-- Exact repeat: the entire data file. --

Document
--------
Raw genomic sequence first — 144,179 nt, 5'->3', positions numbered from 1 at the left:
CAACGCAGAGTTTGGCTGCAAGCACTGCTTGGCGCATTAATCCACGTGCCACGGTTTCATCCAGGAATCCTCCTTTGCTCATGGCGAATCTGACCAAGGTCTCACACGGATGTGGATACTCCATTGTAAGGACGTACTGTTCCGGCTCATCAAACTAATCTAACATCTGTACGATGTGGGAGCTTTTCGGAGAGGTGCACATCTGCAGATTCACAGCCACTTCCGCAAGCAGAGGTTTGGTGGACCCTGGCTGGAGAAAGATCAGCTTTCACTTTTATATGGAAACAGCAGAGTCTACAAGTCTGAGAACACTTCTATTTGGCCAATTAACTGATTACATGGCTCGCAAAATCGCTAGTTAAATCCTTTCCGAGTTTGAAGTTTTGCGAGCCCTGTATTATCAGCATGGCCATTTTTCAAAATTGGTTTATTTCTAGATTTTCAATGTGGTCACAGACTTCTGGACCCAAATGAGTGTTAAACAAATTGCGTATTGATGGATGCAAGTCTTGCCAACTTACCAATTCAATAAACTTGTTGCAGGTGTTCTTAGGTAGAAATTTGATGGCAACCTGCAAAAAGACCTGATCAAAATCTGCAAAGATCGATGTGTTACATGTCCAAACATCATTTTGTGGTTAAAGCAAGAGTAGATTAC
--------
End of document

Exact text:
Raw genomic sequence first — 144,179 nt, 5'->3', positions numbered from 1 at the left:
CAACGCAGAGTTTGGCTGCAAGCACTGCTTGGCGCATTAATCCACGTGCCACGGTTTCATCCAGGAATCCTCCTTTGCTCATGGCGAATCTGACCAAGGTCTCACACGGATGTGGATACTCCATTGTAAGGACGTACTGTTCCGGCTCATCAAACTAATCTAACATCTGTACGATGTGGGAGCTTTTCGGAGAGGTGCACATCTGCAGATTCACAGCCACTTCCGCAAGCAGAGGTTTGGTGGACCCTGGCTGGAGAAAGATCAGCTTTCACTTTTATATGGAAACAGCAGAGTCTACAAGTCTGAGAACACTTCTATTTGGCCAATTAACTGATTACATGGCTCGCAAAATCGCTAGTTAAATCCTTTCCGAGTTTGAAGTTTTGCGAGCCCTGTATTATCAGCATGGCCATTTTTCAAAATTGGTTTATTTCTAGATTTTCAATGTGGTCACAGACTTCTGGACCCAAATGAGTGTTAAACAAATTGCGTATTGATGGATGCAAGTCTTGCCAACTTACCAATTCAATAAACTTGTTGCAGGTGTTCTTAGGTAGAAATTTGATGGCAACCTGCAAAAAGACCTGATCAAAATCTGCAAAGATCGATGTGTTACATGTCCAAACATCATTTTGTGGTTAAAGCAAGAGTAGATTAC